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6 of 6 people found the following review helpful
Excellent introduction to the new pope
on 22 July 2013
This small book, about the size of a larger coat pocket, is packed with information on the opinions of the new Pope on a whole variety of topics. If you want to catch up on the opinions of this, the new leader of the Roman Catholic, this is probably one of the best places to begin and easiest place to get a pretty comprehensive overview.
There are seven or eight pages of contents, although some of the headings have just a single quotation/citation or two each, at the back of the book there is a four page timeline from birth to election as pope, the rest of the book is a very detailed list of citations providing publication and website references for every single quotation. There is no index but in the case of this book the contents is equivocal to an index, each topic or word is precisely referenced, for instance "on cities", "on citizenship", "on the conclave", "on conversation".
This publication is similar to, and as good as, publications of its kind produced by or with a focus upon the opinions of other public leaders/spokespeople or spokespersons for world religions. It is a publication which obviously will be of interest to members of the faith community of which Pope Francis is now the leader but it could interest anyone who collects quotations of public figures or a generally interested reader who may wish to find out his opinions on ethics (the Pope's view of law, morals, mercy and injustice for instance) and spiritual matters (Homolies, the virgin mary, Jesus and religious life for instance).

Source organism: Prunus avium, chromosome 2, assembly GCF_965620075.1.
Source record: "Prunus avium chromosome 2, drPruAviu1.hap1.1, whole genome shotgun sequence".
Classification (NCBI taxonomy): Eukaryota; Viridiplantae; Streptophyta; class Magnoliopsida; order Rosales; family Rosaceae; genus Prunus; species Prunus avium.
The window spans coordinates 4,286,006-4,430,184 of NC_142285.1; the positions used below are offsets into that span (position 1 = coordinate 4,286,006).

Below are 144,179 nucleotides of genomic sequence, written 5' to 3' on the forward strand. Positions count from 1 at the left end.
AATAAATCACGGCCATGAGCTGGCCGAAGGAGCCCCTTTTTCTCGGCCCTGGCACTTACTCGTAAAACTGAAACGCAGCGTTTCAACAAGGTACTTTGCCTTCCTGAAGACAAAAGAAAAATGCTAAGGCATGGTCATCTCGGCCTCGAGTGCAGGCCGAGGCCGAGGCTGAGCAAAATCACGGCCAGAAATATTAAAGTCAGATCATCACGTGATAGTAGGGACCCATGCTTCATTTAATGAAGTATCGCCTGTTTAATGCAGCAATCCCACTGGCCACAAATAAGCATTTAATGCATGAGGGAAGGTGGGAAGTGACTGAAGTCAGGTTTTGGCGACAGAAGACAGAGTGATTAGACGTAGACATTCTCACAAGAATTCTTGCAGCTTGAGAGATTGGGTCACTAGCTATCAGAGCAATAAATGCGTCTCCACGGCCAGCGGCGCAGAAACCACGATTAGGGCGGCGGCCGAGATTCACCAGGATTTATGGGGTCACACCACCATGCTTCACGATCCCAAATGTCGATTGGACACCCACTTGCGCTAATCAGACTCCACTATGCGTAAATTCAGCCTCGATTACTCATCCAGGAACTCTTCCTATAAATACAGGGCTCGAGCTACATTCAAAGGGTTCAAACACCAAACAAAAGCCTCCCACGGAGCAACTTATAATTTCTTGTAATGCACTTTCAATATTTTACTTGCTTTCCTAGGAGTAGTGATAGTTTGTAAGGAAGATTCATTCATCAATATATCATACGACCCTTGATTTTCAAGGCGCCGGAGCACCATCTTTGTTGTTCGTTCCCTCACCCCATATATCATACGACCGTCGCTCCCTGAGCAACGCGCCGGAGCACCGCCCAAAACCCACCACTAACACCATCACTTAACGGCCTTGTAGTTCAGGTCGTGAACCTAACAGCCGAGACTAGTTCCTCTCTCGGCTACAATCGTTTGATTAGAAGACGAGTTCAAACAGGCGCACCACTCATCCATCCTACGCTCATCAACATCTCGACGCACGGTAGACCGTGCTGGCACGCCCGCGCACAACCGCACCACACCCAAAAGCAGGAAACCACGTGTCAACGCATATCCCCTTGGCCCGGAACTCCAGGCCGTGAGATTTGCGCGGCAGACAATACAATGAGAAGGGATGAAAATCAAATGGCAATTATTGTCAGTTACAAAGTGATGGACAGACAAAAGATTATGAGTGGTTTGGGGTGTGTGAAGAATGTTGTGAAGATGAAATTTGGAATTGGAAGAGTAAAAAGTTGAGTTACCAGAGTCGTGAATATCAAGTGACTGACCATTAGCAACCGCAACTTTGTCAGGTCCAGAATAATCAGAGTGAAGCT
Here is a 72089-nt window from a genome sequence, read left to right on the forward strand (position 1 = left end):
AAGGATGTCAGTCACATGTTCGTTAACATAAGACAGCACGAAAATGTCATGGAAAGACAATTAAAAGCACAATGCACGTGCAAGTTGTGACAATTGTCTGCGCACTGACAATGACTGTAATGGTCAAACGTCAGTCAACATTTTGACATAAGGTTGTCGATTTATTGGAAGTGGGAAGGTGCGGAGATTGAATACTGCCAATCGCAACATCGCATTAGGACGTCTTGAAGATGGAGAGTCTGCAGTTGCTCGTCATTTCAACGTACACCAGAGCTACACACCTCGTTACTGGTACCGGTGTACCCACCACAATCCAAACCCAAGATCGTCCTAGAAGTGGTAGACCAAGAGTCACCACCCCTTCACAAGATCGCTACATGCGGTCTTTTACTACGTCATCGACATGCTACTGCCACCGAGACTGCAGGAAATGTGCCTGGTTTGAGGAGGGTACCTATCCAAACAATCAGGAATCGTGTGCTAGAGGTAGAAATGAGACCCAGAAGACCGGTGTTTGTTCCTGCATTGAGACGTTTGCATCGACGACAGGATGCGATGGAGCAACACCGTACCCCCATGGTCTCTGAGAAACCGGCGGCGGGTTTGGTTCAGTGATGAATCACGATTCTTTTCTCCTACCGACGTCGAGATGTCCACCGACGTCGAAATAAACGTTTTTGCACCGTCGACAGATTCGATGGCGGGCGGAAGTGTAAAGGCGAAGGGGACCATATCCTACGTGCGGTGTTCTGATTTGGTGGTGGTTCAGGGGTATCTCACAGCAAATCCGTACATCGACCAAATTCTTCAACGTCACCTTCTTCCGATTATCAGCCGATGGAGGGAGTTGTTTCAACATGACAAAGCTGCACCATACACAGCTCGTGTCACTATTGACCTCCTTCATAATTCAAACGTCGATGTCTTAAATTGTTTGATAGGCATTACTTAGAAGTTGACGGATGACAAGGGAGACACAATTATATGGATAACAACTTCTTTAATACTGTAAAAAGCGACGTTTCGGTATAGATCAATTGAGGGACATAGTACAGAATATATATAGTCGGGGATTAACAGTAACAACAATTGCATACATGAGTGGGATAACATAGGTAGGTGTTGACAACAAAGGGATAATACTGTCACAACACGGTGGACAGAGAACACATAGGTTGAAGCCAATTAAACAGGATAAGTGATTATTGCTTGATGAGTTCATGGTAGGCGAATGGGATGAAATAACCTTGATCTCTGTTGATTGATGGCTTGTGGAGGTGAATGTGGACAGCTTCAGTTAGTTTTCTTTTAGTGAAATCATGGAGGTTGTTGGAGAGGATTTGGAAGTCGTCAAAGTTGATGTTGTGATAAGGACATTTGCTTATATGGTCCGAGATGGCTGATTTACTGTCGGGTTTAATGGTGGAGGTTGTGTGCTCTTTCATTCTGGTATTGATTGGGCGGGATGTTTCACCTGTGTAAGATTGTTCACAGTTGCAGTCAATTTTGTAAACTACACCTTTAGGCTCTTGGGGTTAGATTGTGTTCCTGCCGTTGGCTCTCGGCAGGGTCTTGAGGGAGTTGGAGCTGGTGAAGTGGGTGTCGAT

There are also opinions on what could be more popular concerns, since they have been taken up by the media and opponents of the Roman Catholic church, such as peadophile priests (Francis states that those in authority must take unflinching views of peadophilia, a condition predating ordination and not caused by celibacy, also that the previous idea of moving peadophile priests between parishes was wrong), there are also topics of more public or popular kinds (the relationship between church and state, freedom, money and neo-liberalism).
Like any collection of citations and quotations the pace can be uneven and style of delivery jump about a bit but that is to be expected, the assembly of the citations and ordering of them will to some extent reflect the priorities or interest of the editors but I cant imagine a more comprehensive and cohesive collection as the one right here. Some of the quotes are a bit obscure, not making perfect sense, others prove to be more banal and having read some other Latin American Roman Catholic thinkers, like Oscar Romero, there's a definite style in the delivery.